Some more thoughts...
Out of the following two options, which is more economically feasible for patients: doctors charging for each service, or the community contributing to his living? In the case of the latter, I suppose it would be considered public health care, as it the doctors are there for the benefit of society. This assumes that the political economy allows for all to contribute in some way. It also presupposes some measure of stability for the community and its political economy. All would contribute to his living (and certain services?). But it wouldn't make health care a right, except in so far as the doctor owes something in return for the living he has received from the community.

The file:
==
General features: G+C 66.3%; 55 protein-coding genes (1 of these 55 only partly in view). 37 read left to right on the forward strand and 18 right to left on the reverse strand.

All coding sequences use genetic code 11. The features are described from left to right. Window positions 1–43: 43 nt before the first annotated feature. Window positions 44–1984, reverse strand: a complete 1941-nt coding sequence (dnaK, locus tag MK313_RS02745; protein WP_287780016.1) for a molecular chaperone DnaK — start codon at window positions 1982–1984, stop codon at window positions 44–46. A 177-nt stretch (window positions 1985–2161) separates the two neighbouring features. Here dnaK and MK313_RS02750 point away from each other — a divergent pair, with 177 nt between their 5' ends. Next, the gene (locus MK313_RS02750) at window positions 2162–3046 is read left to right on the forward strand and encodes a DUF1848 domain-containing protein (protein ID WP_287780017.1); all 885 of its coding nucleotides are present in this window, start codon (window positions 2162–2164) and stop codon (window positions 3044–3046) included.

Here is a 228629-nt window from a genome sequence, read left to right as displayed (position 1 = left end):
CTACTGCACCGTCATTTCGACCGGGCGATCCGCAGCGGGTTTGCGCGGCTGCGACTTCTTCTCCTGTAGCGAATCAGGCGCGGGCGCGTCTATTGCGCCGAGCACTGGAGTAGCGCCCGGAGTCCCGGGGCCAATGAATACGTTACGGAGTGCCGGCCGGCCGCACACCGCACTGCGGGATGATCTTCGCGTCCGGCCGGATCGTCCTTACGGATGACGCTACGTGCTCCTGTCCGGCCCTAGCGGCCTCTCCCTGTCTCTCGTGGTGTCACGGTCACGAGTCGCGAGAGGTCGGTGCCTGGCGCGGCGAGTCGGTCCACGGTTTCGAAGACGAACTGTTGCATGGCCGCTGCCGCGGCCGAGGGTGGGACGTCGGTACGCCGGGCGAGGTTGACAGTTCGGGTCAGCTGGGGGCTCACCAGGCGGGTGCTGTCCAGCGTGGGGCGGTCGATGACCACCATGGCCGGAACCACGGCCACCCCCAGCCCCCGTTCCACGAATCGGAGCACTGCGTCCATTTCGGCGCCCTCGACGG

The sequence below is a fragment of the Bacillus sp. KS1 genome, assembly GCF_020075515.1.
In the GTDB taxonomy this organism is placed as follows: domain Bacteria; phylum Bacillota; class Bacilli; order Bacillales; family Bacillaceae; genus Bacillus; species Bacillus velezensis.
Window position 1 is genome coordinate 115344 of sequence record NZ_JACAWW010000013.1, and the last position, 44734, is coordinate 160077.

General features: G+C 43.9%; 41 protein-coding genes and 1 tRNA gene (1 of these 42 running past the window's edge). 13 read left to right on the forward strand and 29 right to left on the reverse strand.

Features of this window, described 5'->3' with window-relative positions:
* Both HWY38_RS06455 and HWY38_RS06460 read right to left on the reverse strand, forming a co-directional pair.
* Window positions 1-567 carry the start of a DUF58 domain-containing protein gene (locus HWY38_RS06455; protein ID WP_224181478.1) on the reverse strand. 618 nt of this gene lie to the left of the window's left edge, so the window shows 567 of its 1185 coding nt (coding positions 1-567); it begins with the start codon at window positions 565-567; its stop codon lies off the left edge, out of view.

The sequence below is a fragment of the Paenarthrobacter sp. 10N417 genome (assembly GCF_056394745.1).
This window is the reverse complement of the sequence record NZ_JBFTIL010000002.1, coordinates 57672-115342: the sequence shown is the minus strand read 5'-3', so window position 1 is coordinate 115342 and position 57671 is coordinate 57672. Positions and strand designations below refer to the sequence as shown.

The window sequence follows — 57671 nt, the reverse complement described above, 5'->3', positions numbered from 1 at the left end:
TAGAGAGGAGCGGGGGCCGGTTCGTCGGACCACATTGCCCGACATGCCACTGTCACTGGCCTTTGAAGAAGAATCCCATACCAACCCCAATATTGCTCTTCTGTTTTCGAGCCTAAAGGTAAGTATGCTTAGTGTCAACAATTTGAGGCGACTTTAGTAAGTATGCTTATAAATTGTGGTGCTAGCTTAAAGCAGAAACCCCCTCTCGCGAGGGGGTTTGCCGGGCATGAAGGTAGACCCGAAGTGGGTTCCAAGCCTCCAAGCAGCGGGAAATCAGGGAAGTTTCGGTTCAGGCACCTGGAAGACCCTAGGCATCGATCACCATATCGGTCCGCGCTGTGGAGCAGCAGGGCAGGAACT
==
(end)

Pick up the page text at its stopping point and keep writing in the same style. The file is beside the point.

It would cover accidents and illnesses, but injuries that involve fault would require the guilty person to shoulder the burden of paying for the health care?
At the very lease it would require an emphasis on preventive health care, grounded in a truly healthy diet and fitness plan, and not the FDA's current recommendations.
How are other expenses to be paid for? (Tests, cost of supplies, drugs, and so on--everything else in a hospital besides the doctors?) Is the burden to be on those who need the treatment? Or should these expenses be spread out among the community as well?